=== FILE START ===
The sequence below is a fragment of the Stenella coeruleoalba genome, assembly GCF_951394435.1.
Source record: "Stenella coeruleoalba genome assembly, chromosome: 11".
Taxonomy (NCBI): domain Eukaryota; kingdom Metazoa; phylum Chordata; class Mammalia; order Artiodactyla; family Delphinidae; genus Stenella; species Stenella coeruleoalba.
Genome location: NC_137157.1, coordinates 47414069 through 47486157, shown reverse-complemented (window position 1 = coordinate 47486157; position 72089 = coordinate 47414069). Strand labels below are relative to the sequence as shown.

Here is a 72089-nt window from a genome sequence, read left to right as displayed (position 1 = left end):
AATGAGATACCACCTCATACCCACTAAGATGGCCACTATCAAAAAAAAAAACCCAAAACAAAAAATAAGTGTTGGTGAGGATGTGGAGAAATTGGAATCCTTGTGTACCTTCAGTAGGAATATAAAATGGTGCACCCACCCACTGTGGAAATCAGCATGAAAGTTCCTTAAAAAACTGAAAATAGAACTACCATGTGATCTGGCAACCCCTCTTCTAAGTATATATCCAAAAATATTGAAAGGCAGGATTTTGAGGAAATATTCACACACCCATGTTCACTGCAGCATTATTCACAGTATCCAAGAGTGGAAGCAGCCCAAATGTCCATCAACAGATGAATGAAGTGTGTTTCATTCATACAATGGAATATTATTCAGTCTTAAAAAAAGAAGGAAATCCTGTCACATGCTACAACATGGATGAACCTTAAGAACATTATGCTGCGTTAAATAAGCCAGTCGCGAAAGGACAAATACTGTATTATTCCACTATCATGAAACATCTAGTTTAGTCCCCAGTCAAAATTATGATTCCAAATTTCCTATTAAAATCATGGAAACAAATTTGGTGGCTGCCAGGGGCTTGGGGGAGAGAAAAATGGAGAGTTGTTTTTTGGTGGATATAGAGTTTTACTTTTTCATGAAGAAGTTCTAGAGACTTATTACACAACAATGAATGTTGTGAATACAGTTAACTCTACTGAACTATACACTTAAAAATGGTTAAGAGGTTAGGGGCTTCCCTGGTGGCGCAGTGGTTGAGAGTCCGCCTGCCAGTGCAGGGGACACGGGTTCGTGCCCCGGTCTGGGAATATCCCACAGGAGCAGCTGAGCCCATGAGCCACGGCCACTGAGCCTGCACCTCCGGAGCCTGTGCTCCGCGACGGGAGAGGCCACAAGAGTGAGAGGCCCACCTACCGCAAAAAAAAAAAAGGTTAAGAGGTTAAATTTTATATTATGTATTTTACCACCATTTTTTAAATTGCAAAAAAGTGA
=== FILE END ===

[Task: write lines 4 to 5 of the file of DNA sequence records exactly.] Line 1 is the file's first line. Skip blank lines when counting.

Genome location: NC_137157.1, coordinates 47414069 through 47486157, shown reverse-complemented (window position 1 = coordinate 47486157; position 72089 = coordinate 47414069). Strand labels below are relative to the sequence as shown.

Here is a 72089-nt window from a genome sequence, read left to right as displayed (position 1 = left end):